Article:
Bangladesh: Coronavirus and the media

May 15, 2020 • Ethics and Quality, Media and Politics, Press Freedom, Recent • by

Bangladesh currently stands at 151st place out of 180 in the World Press Freedom Index compiled by Reporters Without Borders (RSF). It therefore comes as no great surprise that the government’s response to the coronavirus crisis has been to subject the media to close surveillance and to detain anyone who criticises government policy, on the grounds that they are spreading misinformation.

Bangladesh is one of the most densely populated countries in the world: more than 164 million people live in a territory measuring 147,000 square kilometres, which works out as an average of around 1265 people per square kilometre. As soon as the coronavirus began to move on from China, experts warned that Bangladesh’s huge population and the authorities’ failure to take seriously enough the threat represented by the virus made the country highly susceptible to the rapid spread of Covid-19.

Caught off guard

The first cases of Covid-19 in Bangladesh were confirmed on 8 March, just as the entire country was getting ready to mark the 100th anniversary of the birth of Sheikh Mujibur Rahman, the man venerated as the father of the nation. The Bangladesh government had invested a huge amount of time and effort into preparing for this momentous occasion, and the confirmed arrival of coronavirus in the country just over a week before the anniversary on 17 March threw it into disarray. With so many resources tied up in the organisation of the anniversary celebrations, government agencies, ministries and institutions struggled to devise a coordinated strategy to tackle the outbreak. It was not until the following week, when the number of confirmed cases began to rise sharply, that the government took the decision to shut down all educational institutions.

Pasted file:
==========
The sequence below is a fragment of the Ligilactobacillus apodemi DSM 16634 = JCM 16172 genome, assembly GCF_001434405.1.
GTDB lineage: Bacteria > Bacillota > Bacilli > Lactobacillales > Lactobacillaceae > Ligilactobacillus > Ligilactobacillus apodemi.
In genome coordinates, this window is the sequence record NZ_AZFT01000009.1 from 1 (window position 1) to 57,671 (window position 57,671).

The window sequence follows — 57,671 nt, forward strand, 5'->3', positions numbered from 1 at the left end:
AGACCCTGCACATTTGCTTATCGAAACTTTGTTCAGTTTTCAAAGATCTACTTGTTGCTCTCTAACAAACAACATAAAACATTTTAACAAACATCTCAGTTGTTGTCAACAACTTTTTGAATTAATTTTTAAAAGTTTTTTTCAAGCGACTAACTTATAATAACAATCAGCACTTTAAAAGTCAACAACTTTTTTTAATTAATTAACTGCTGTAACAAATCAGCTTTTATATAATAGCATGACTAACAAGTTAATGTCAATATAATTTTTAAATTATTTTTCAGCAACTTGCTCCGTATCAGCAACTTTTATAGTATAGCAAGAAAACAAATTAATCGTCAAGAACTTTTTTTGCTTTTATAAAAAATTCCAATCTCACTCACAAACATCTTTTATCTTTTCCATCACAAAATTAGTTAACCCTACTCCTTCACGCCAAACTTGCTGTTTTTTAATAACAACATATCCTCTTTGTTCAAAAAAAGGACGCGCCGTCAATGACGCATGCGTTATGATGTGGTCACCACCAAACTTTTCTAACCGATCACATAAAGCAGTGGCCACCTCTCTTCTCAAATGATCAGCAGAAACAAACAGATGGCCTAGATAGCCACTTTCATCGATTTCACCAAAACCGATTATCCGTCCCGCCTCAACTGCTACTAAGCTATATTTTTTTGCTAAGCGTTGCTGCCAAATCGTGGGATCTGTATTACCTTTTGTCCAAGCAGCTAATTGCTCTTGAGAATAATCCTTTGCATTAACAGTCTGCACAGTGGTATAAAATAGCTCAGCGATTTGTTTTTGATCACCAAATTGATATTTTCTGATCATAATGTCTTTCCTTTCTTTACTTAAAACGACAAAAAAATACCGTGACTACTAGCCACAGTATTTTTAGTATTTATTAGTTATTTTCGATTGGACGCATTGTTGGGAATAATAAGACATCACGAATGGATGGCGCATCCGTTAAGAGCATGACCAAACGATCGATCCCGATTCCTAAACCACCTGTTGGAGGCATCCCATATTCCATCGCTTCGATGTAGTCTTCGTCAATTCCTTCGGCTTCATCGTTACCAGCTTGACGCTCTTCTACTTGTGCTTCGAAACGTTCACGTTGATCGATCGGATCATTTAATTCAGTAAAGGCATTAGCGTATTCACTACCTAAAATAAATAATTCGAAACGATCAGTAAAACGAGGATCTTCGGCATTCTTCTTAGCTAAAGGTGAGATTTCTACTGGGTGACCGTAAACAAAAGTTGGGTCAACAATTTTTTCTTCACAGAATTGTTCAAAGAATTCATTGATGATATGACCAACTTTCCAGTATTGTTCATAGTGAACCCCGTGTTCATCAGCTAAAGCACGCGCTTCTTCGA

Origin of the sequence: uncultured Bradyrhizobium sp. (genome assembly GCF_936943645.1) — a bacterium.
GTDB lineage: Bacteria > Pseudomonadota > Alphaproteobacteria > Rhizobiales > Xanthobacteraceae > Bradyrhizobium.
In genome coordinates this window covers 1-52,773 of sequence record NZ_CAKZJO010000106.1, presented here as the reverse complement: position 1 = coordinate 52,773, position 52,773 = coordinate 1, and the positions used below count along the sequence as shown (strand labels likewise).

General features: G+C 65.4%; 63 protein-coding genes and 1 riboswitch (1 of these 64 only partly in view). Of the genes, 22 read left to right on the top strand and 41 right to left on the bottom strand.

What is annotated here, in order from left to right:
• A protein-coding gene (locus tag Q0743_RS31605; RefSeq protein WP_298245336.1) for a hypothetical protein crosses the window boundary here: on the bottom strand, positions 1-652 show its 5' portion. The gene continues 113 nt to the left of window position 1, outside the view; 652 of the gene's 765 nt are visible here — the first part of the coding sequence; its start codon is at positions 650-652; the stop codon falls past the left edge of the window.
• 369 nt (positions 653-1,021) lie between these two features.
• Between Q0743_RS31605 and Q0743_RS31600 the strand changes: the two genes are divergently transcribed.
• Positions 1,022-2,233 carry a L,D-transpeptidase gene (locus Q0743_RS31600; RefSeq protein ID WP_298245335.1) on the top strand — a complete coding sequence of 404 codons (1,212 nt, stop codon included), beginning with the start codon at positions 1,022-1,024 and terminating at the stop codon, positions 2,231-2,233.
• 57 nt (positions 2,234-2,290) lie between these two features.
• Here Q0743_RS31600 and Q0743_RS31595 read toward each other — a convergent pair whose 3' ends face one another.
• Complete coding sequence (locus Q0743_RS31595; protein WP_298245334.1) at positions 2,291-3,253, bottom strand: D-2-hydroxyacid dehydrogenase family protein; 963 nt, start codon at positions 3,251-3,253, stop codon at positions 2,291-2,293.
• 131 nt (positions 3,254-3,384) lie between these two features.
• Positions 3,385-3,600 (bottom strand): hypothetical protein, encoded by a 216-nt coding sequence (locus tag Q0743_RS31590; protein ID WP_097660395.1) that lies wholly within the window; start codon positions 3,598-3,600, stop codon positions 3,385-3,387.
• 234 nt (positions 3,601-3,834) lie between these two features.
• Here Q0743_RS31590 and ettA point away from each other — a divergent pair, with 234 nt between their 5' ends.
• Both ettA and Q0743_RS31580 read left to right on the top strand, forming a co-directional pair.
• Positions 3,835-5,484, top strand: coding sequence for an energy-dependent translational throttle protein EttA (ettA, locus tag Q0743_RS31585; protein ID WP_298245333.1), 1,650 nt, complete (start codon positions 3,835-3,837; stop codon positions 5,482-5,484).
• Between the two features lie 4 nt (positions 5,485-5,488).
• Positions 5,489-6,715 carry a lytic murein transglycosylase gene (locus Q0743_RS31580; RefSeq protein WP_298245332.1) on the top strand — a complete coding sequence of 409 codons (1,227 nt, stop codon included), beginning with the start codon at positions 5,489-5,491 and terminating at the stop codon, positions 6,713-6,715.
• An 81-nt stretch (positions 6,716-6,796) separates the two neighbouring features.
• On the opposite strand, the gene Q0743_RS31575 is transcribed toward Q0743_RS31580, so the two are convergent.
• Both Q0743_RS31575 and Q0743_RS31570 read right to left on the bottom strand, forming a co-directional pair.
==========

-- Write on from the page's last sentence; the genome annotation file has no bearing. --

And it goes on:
According to Bangladesh’s Institute of Epidemiology, Disease Control and Research (IEDCR), by 15 May 20,065 cases of Covid-19 had been confirmed in the country and 298 people had died from the disease. However, David Bergman, the English editor of the Sweden-based but Bangladesh-focused investigative news website Netra News, believes that the real number of people infected with the virus in Bangladesh is likely to be far more than the government is prepared to admit. On 28 March, Netra News published a leaked interagency memo of the United Nations, which warned that up to 2 million people could die of Covid-19 in Bangladesh unless urgent measures were taken to halt its spread in the country.

Ticking time bomb

Human rights organisations have been warning for some time of the cramped and insanitary conditions endured by Rohingya refugees living in the world’s largest refugee camp in Bangladesh’s Cox’s Bazar region. Around one million Rohingya are encamped there, and aid workers have warned of a potential humanitarian disaster if the virus takes hold in an area where there is a population density of between 40,000 and 70,000 people per square kilometre.

So far, the topic has only been dealt with marginally in the Bengali media, though the daily Ittefaq has written about the growing panic among the Rohingya refugees. The Dhaka Tribune noted that the overcrowded conditions meant that the Rohingya community was particularly vulnerable. However, Netra News reported in April that the refugees’ lack of trust in the healthcare services provided for them meant that many feared what would happen to them if they were sent to isolation facilities and would refuse to cooperate with the authorities. On 14 May, one Rohingya refugee and another person in the Cox’s Bazar area tested positive for the virus, raising fears that many more could succumb to Covid-19.